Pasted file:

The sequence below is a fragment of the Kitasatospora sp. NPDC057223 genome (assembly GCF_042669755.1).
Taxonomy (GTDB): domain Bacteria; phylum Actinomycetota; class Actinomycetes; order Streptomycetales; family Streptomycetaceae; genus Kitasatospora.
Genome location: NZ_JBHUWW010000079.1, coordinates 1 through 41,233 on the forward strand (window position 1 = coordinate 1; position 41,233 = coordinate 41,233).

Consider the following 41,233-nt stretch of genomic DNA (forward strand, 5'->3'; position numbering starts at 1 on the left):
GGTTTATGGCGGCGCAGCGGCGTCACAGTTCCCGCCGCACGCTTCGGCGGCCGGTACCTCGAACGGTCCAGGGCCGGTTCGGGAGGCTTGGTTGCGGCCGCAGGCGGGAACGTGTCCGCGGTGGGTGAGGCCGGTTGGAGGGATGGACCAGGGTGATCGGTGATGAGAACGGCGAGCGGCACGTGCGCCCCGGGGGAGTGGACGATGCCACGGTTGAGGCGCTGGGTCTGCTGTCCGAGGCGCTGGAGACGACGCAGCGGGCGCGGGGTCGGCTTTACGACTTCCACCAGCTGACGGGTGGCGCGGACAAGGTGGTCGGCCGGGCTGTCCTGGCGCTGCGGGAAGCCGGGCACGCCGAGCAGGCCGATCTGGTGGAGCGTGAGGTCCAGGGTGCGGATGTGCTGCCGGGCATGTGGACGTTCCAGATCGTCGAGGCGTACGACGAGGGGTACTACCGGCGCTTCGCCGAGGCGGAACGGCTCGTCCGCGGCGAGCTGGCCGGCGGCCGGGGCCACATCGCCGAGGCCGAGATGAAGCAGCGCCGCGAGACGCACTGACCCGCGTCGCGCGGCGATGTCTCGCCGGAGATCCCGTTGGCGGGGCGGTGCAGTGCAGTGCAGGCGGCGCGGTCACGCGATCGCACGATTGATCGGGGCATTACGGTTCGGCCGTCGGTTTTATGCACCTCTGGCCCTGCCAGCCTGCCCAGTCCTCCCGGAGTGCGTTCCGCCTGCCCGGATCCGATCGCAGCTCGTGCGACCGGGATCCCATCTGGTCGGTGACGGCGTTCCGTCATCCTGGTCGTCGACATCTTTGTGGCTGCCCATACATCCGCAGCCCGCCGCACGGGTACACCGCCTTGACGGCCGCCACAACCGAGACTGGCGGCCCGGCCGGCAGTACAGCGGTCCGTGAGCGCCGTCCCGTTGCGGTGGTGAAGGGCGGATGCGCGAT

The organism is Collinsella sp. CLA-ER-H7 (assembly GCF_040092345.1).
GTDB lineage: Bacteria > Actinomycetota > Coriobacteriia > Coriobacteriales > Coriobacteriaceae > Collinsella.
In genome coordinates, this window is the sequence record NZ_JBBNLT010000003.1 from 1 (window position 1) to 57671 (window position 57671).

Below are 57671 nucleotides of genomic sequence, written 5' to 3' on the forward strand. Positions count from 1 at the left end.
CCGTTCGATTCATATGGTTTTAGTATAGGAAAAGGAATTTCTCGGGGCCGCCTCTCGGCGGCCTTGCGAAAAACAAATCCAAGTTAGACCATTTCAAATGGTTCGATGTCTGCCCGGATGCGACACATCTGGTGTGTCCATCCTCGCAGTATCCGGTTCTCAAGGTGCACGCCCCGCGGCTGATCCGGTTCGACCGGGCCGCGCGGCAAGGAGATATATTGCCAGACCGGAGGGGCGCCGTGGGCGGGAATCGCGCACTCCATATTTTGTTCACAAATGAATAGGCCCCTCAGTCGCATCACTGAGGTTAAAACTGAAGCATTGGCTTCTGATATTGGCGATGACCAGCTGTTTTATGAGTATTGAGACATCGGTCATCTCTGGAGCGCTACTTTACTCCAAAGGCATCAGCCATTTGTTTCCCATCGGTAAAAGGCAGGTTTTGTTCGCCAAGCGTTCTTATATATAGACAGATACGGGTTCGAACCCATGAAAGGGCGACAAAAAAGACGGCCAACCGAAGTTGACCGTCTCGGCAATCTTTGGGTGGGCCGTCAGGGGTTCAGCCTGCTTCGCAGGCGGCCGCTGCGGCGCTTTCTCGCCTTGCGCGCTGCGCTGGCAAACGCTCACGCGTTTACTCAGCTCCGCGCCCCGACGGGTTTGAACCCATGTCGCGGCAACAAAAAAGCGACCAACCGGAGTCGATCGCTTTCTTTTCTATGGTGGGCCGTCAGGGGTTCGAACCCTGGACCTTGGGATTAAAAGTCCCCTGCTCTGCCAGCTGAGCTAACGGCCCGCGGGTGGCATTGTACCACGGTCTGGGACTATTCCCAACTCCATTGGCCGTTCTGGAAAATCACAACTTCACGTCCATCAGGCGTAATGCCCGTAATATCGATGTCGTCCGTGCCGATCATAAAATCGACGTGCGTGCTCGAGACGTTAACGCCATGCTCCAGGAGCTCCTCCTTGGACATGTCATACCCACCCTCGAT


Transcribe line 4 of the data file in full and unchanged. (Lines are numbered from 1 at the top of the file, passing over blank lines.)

Consider the following 41,233-nt stretch of genomic DNA (forward strand, 5'->3'; position numbering starts at 1 on the left):